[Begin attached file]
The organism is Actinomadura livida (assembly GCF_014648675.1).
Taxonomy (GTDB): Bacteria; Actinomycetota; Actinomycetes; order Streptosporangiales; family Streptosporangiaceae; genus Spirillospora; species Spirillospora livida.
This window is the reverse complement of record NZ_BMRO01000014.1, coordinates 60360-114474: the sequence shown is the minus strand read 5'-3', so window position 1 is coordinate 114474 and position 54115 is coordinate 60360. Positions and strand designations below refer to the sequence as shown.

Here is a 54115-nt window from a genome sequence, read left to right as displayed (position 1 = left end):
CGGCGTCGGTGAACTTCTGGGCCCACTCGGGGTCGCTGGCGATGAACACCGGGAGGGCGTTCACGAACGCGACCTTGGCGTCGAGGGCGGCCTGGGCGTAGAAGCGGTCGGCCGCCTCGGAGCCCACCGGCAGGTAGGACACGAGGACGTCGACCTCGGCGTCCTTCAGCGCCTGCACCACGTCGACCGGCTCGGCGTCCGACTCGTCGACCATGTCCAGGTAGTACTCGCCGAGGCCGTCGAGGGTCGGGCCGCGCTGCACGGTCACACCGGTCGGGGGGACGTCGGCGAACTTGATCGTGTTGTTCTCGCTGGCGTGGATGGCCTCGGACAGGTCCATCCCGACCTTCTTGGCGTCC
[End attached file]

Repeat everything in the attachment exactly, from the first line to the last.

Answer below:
The organism is Actinomadura livida (assembly GCF_014648675.1).
Taxonomy (GTDB): Bacteria; Actinomycetota; Actinomycetes; order Streptosporangiales; family Streptosporangiaceae; genus Spirillospora; species Spirillospora livida.
This window is the reverse complement of record NZ_BMRO01000014.1, coordinates 60360-114474: the sequence shown is the minus strand read 5'-3', so window position 1 is coordinate 114474 and position 54115 is coordinate 60360. Positions and strand designations below refer to the sequence as shown.

Here is a 54115-nt window from a genome sequence, read left to right as displayed (position 1 = left end):
CGGCGTCGGTGAACTTCTGGGCCCACTCGGGGTCGCTGGCGATGAACACCGGGAGGGCGTTCACGAACGCGACCTTGGCGTCGAGGGCGGCCTGGGCGTAGAAGCGGTCGGCCGCCTCGGAGCCCACCGGCAGGTAGGACACGAGGACGTCGACCTCGGCGTCCTTCAGCGCCTGCACCACGTCGACCGGCTCGGCGTCCGACTCGTCGACCATGTCCAGGTAGTACTCGCCGAGGCCGTCGAGGGTCGGGCCGCGCTGCACGGTCACACCGGTCGGGGGGACGTCGGCGAACTTGATCGTGTTGTTCTCGCTGGCGTGGATGGCCTCGGACAGGTCCATCCCGACCTTCTTGGCGTCC